0930:MWF   DANA 202
1330:F   JAMESR 2218
BIOL 335-01 Microanatomy
Instructor: John Henson
Course Description:
An integrated study of the functional microanatomy of vertebrates. This course will examine the microscopic anatomy of cells, tissues, organ, and organ systems and their interrelationships. The laboratory portion of the course will cover methods of contemporary histologic technique and will include independent experimental projects. Prerequisites: two BIOL courses numbered between 120 and 129. Offered every other year. For Neuroscience majors only, prerequisite is 124 and PSYC 125.
1030:R   DANA 102
1030:T   DANA 201
BIOL 425-01 The Biology of Cancer w/lab
Instructor: Michael Roberts
Course Description:
Cancer is a genetic disorder that affects some 10 million people worldwide. In the United States, cancer is a close second to heart disease as the leading cause of death. This course will examine the molecular basis of cancer including the genes and signaling pathways involved in malignant transformation and the physiological consequences of uncontrolled cell growth. Current methods in cancer research and recent advances in cancer treatment will also be discussed. Specific topics covered will include: oncogenes and tumor suppressor genes, oncogenic mutation, tumor viruses, apoptosis, angiogenesis, metastasis, tumor immunology, radiation therapy, chemotherapy, and biological therapy. Six hours classroom/laboratory a week. Prerequisite: One of the following: 216, 313, 316, 318, 326, 327, 380, or permission of the instructor.
0900:TR   DANA 101
1330:M   RNORTH 1316
Courses Offered in ECON
Course Code Title/Instructor Meets
ECON 496-04 Political Economy of Health
Instructor: Mesude Kongar
Course Description:
Permission of Instructor Required.In a world of unprecedented wealth, the average life-expectancy in some parts of the world is 41 years. Almost 2 million children die each year because they lack access to clean water and adequate sanitation. 100 million women are not alive today due to unequal access to health care and economic resources. In the United States, infant mortality rates are significantly higher among African-Americans. What are the political and economic conditions which lead to these differences in well-being across and within nations? What are the relationships between health and macroeconomic ills such as poverty, unemployment, recession, foreign debt, environmental degradation, and socio-economic inequalities between nations, genders, and races? How does globalization affect women and men in different parts of the world? In this course, we will try to answer these and other questions as we analyze the relationships between health and political and economic conditions world populations face today. We will also discuss alternative national and international policies that aim at promoting health in a globalized world.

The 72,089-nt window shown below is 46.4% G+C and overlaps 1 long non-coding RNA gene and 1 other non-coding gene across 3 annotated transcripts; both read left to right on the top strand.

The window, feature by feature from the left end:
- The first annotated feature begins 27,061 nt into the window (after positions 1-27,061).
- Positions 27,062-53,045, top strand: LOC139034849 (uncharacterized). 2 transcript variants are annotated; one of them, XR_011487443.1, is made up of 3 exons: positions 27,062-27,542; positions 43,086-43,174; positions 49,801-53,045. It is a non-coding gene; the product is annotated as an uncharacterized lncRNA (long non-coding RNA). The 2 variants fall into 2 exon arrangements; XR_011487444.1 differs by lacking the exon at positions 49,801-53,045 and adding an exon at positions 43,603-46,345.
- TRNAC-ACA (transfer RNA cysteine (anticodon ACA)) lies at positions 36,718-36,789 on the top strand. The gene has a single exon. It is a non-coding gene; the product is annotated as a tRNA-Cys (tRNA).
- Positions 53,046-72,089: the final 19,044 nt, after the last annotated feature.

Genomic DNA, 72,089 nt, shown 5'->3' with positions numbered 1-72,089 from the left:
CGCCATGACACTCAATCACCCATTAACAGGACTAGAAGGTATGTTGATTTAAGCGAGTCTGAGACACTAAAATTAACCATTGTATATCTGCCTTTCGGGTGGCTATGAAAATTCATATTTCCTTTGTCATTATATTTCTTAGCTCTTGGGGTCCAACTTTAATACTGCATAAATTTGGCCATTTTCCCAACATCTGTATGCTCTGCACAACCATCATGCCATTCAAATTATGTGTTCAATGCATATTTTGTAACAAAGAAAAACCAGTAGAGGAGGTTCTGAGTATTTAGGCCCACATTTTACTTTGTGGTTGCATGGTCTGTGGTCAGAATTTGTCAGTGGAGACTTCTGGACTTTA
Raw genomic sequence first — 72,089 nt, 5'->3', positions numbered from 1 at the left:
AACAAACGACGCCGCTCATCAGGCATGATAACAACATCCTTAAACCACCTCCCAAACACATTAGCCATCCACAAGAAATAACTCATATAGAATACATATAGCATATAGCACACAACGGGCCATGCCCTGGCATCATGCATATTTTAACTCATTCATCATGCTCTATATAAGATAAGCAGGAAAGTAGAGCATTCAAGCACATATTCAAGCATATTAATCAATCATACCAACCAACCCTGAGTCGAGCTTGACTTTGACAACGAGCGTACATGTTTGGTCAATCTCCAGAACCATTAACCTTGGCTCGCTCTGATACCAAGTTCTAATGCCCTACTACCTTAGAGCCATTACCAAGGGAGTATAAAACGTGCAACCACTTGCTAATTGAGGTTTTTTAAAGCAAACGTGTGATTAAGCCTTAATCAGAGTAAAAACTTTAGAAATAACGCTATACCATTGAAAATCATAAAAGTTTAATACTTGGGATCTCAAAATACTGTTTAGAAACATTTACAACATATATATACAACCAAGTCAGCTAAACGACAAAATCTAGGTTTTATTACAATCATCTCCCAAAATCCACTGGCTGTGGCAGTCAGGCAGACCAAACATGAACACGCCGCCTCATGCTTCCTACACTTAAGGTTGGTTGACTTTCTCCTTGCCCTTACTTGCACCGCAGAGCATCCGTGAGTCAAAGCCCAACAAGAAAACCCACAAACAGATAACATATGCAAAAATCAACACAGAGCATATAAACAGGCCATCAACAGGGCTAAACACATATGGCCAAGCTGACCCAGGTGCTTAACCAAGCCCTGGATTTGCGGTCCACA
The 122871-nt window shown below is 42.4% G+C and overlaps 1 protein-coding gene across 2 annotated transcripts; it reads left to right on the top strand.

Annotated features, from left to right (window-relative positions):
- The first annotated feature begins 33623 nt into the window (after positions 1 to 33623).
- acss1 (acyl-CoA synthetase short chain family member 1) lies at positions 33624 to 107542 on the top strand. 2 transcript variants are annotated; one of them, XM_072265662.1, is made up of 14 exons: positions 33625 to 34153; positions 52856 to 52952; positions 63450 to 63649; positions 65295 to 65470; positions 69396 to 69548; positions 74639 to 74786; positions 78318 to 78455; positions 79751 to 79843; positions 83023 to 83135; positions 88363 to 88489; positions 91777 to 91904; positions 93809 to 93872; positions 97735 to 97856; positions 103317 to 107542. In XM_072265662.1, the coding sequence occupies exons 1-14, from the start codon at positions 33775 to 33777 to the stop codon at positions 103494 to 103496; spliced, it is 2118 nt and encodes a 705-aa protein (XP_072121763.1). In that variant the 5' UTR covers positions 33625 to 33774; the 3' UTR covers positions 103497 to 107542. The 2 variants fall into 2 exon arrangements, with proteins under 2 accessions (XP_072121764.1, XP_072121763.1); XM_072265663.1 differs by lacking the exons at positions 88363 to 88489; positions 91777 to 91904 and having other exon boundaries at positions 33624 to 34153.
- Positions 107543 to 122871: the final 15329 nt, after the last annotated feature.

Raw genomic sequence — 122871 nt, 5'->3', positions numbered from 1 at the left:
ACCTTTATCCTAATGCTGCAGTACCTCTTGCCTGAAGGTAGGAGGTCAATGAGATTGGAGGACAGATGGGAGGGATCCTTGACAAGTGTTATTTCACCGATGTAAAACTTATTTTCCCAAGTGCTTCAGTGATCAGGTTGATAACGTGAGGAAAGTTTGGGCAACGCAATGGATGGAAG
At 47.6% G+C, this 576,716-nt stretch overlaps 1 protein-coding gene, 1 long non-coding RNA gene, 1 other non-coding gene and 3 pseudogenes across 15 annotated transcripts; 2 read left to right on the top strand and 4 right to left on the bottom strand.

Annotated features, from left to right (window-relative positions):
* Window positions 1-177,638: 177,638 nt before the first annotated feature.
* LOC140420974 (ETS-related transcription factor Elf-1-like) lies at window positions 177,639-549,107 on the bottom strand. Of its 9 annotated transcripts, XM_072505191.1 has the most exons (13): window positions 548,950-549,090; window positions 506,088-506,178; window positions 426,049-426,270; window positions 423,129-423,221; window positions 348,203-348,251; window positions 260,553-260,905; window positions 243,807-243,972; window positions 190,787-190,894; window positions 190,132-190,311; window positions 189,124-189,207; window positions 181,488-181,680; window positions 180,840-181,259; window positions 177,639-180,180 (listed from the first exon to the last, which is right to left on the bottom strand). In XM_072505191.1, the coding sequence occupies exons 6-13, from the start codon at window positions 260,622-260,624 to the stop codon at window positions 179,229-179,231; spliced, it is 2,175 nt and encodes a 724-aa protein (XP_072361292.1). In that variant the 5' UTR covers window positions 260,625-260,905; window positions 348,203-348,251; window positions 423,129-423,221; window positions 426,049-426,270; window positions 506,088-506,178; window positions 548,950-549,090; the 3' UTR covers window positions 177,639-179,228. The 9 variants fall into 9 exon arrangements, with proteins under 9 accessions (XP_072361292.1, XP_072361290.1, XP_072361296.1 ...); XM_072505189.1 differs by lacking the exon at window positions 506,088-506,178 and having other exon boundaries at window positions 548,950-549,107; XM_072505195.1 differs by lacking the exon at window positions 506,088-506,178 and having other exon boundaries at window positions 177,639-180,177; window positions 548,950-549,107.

1330:W   ALTHSE 206
Courses Offered in INBM
Course Code Title/Instructor Meets
INBM 300-02 Applied Empirical Analysis of Middle School Obesity
Instructor: Stephen Erfle
Course Description:
Obesity and chronic diseases associated with obesity have reached epidemic proportions in the United States. Fully one-third of School-aged children in Pennsylvania are overweight or obese. PA Department of Health instituted the Active Schools Program during the 2009-10 school year with middle schools to require daily physical activity and the Robert Wood Johnson Foundation funded a control school analysis of this program in the 2010-11 school year. This course will analyze the date obtained from this program. Pre- and post- activity and stature measures on 10,000 middle school students will be available for analysis as well as data sets that allow the analysis of spatial variation in obesity and academic performance. Students will learn how to use SPSS and Arc-GIS throughout the course of the semester. The class culminates in presenting your own findings in a poster presentation that is open to the public.
1230:W   ALTHSE 204
Courses Offered in INST
Course Code Title/Instructor Meets
INST 290-02 Demography: Population Issues in Developing Countries
Instructor: Shamma Alam
Course Description:
This course will introduce the primary population issues in the context of developing countries. This course will focus on these particular issues: population growth, theory of demographic transition, mortality, fertility, family planning, reproductive health, family coping strategies, migration, urbanization, low fertility in industrialized nations, household economics, interactions between population issues and development, child survival and mortality, child labor and schooling, impacts of HIV/AIDS on population structure, and policies that are used to tackle the afore-mentioned issues.
1230:MWF   ALTHSE 207
Courses Offered in MUPS
Course Code Title/Instructor Meets
MUPS 111-02 Vocal Technique Class
Instructor: Lynn Helding
Course Description:
Personal Audition and Permission of Instructor Required No Additional Fee / May Not be Audited An introduction to vocal technique in a group setting. Note: this course is the prerequisite course for Voice (2nd semester) - MUPS 114 - 30 (Private lessons). Course content includes voice physiology, IPA (International Phonetic Alphabet), one private lesson, required in class performances, student critiques, and voice concert attendance. Interested students should email Prof. Helding to set up an audition.
1600:MW   WEISS 12
1600:MW   WEISS 235
Courses Offered in NRSC
Course Code Title/Instructor Meets
NRSC 400-01 Neuroscience Seminar
Instructor: Meredith Rauhut
Course Description:
Advanced seminar in which students will read and review primary literature related to selected topics in the field of neuroscience. Examples of selected topics may include neuroendocrinology, neurobiology of drug addiction, neurobiology of learning and memory or clinical neuroscience. A discussion-style approach will be adopted. Prerequisites: BIOL 124, NRSC 200 and PSYC 125.
0900:TR   KAUF 187
Courses Offered in PSYC
Course Code Title/Instructor Meets
PSYC 125-01 Brain and Behavior w/Lab
Instructor: Teresa Barber
Course Description: